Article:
and other regulatory issues that have come up.
“One thing about new regulations coming out is that some software systems are literally not being updated until the regulation comes out – because we’ve seen in the past where they say they’re going to do it, and then they don’t,” she adds. “So we’ve gone through all of that programming for nothing. So there are some cases, as much as we don’t like it, where it doesn’t go up until the very last minute so we can make sure we’re implementing the right thing.”
And mortgage pros aren’t helped by the fact that many existing regulations are vague to the point of impenetrability.
“A lot of it is interpretation,” Sicilia says. “Your interpretation may differ from how someone from our company interprets it. You just have to do your best. Even within regulators we see that. You might have a state auditor come in who’s auditing something for the CFPB, and you see a difference between regulators. All you can do is hope that you interpreted the rule the best way you can, and if nothing else, you followed your own internal policies and procedures.”
In an ever-changing regulatory environment, Sicilia says, the best you can do is develop solid internal compliance policies and keep your staff as informed as you can about changing guidelines.
“It’s very important, not just from an operations perspective, but from a sales perspective,” she says. “You’ve got to keep salespeople aware of what’s coming down the pike. You’ve got to keep them informed as much as you possibly can, because when they’re out talking to realtors or wherever else they’re getting their business from, the last thing you want is for your loan officers to say, ‘Oh, I didn’t even know that was happening.’ So operationally, it’s important that communication comes down about what the company’s perspective is and how you’re going to implement it.”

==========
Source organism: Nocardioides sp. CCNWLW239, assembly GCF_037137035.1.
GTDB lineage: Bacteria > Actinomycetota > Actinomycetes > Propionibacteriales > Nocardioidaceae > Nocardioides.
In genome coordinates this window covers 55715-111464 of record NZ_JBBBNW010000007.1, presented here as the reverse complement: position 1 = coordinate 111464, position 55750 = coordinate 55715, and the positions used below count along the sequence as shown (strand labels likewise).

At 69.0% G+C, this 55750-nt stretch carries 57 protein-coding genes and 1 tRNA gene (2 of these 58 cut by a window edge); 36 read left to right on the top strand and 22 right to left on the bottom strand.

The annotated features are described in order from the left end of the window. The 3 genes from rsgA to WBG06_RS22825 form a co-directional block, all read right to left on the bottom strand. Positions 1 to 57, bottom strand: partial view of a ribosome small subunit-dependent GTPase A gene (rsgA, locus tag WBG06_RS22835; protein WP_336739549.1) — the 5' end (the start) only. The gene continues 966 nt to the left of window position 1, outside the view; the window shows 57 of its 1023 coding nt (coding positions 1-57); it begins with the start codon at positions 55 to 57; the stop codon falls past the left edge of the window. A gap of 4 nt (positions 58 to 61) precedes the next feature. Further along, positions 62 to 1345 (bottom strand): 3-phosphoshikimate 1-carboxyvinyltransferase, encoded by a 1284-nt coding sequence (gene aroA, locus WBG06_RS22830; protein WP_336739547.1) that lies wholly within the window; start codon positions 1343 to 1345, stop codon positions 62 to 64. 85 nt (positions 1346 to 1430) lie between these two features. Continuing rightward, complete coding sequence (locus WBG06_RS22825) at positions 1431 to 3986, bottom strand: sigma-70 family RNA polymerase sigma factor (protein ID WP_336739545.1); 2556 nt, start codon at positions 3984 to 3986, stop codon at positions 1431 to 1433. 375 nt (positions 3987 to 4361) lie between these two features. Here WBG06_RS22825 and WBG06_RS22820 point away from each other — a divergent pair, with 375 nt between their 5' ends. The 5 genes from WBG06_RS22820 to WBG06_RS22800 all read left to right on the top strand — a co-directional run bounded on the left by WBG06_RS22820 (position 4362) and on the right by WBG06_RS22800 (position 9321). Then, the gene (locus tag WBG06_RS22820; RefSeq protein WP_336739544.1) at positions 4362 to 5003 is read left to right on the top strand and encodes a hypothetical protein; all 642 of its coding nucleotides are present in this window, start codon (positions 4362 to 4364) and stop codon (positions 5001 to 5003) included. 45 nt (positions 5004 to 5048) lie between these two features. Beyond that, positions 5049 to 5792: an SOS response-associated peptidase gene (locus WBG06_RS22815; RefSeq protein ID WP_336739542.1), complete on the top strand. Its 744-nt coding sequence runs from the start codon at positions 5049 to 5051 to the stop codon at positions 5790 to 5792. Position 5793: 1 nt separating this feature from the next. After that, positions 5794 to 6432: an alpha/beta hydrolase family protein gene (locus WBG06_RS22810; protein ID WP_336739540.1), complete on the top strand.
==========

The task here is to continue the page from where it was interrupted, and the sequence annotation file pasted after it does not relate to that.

SECONDARY MARKET COMEBACK
While the future of the regulatory environment is anyone’s guess, the future of the secondary market is a bit clearer – despite some murkiness about the future of Fannie Mae and Freddie Mac. Some lawmakers seem determined to kill the agencies – which Sicilia thinks would be a mistake.
“I think we still need some type of agency. I don’t think it needs to be two separate agencies like we currently have, but we need something to set the standard,” she says. “I think it shouldn’t be as high a percentage as it has for the last few years. I think if they’re at a reasonable percentage of the business, it’s a good agency to have.”
But for the time being, the secondary market has nicely recovered from the setbacks of the financial crisis, she says.
“There are a lot of new players coming into the market, which has brought more competition. That’s a good thing for us, because we have more outlets for the loans. I think the true secondary market – the securities market – seems to be functioning well. We’ll see what happens with Fannie and Freddie, but for now it’s functioning well. There are a lot of new players, and that’s good for competition.”
This feature is from Mortgage Professional America issue #8.05. Please download the issue to read more.